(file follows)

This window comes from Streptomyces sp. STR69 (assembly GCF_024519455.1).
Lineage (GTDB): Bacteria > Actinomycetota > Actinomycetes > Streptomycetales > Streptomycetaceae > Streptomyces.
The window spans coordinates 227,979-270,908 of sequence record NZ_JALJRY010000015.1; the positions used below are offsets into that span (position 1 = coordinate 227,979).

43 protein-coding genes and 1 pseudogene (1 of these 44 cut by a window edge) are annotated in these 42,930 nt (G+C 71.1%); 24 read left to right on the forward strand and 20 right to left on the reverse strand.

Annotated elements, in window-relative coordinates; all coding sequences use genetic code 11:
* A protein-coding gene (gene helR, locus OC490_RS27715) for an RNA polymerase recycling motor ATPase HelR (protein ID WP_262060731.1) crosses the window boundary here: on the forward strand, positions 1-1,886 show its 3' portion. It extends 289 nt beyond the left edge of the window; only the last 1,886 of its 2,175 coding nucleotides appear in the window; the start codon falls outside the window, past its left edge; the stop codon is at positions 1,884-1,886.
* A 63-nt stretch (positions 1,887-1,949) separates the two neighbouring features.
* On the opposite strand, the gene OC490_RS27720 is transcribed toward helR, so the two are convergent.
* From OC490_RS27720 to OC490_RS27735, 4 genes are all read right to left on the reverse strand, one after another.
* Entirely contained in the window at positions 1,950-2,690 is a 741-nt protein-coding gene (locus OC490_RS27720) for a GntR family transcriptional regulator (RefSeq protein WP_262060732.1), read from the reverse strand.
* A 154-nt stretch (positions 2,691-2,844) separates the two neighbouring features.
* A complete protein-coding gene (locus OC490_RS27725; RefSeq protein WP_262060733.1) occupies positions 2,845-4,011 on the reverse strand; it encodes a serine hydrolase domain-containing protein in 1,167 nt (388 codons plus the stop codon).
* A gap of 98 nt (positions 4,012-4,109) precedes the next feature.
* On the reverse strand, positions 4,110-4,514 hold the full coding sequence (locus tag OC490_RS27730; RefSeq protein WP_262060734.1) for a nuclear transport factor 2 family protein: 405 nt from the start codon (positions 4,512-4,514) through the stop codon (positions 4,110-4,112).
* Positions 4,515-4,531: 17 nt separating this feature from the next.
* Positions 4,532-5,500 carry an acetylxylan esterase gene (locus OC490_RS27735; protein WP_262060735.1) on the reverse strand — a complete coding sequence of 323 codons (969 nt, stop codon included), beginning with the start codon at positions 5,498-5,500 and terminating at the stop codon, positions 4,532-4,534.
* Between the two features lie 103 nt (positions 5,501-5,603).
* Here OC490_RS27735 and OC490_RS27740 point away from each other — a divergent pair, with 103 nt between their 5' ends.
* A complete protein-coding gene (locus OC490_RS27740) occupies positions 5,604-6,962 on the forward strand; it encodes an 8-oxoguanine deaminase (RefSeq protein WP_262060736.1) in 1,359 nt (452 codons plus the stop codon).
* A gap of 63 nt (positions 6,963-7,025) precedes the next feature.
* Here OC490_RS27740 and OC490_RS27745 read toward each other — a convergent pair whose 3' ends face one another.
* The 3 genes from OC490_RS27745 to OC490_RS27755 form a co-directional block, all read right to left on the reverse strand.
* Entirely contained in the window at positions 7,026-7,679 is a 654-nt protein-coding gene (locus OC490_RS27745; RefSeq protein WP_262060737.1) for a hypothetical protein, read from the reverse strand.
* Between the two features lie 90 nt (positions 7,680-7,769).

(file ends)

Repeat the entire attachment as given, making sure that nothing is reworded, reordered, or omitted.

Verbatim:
This window comes from Streptomyces sp. STR69 (assembly GCF_024519455.1).
Lineage (GTDB): Bacteria > Actinomycetota > Actinomycetes > Streptomycetales > Streptomycetaceae > Streptomyces.
The window spans coordinates 227,979-270,908 of sequence record NZ_JALJRY010000015.1; the positions used below are offsets into that span (position 1 = coordinate 227,979).

43 protein-coding genes and 1 pseudogene (1 of these 44 cut by a window edge) are annotated in these 42,930 nt (G+C 71.1%); 24 read left to right on the forward strand and 20 right to left on the reverse strand.

Annotated elements, in window-relative coordinates; all coding sequences use genetic code 11:
* A protein-coding gene (gene helR, locus OC490_RS27715) for an RNA polymerase recycling motor ATPase HelR (protein ID WP_262060731.1) crosses the window boundary here: on the forward strand, positions 1-1,886 show its 3' portion. It extends 289 nt beyond the left edge of the window; only the last 1,886 of its 2,175 coding nucleotides appear in the window; the start codon falls outside the window, past its left edge; the stop codon is at positions 1,884-1,886.
* A 63-nt stretch (positions 1,887-1,949) separates the two neighbouring features.
* On the opposite strand, the gene OC490_RS27720 is transcribed toward helR, so the two are convergent.
* From OC490_RS27720 to OC490_RS27735, 4 genes are all read right to left on the reverse strand, one after another.
* Entirely contained in the window at positions 1,950-2,690 is a 741-nt protein-coding gene (locus OC490_RS27720) for a GntR family transcriptional regulator (RefSeq protein WP_262060732.1), read from the reverse strand.
* A 154-nt stretch (positions 2,691-2,844) separates the two neighbouring features.
* A complete protein-coding gene (locus OC490_RS27725; RefSeq protein WP_262060733.1) occupies positions 2,845-4,011 on the reverse strand; it encodes a serine hydrolase domain-containing protein in 1,167 nt (388 codons plus the stop codon).
* A gap of 98 nt (positions 4,012-4,109) precedes the next feature.
* On the reverse strand, positions 4,110-4,514 hold the full coding sequence (locus tag OC490_RS27730; RefSeq protein WP_262060734.1) for a nuclear transport factor 2 family protein: 405 nt from the start codon (positions 4,512-4,514) through the stop codon (positions 4,110-4,112).
* Positions 4,515-4,531: 17 nt separating this feature from the next.
* Positions 4,532-5,500 carry an acetylxylan esterase gene (locus OC490_RS27735; protein WP_262060735.1) on the reverse strand — a complete coding sequence of 323 codons (969 nt, stop codon included), beginning with the start codon at positions 5,498-5,500 and terminating at the stop codon, positions 4,532-4,534.
* Between the two features lie 103 nt (positions 5,501-5,603).
* Here OC490_RS27735 and OC490_RS27740 point away from each other — a divergent pair, with 103 nt between their 5' ends.
* A complete protein-coding gene (locus OC490_RS27740) occupies positions 5,604-6,962 on the forward strand; it encodes an 8-oxoguanine deaminase (RefSeq protein WP_262060736.1) in 1,359 nt (452 codons plus the stop codon).
* A gap of 63 nt (positions 6,963-7,025) precedes the next feature.
* Here OC490_RS27740 and OC490_RS27745 read toward each other — a convergent pair whose 3' ends face one another.
* The 3 genes from OC490_RS27745 to OC490_RS27755 form a co-directional block, all read right to left on the reverse strand.
* Entirely contained in the window at positions 7,026-7,679 is a 654-nt protein-coding gene (locus OC490_RS27745; RefSeq protein WP_262060737.1) for a hypothetical protein, read from the reverse strand.
* Between the two features lie 90 nt (positions 7,680-7,769).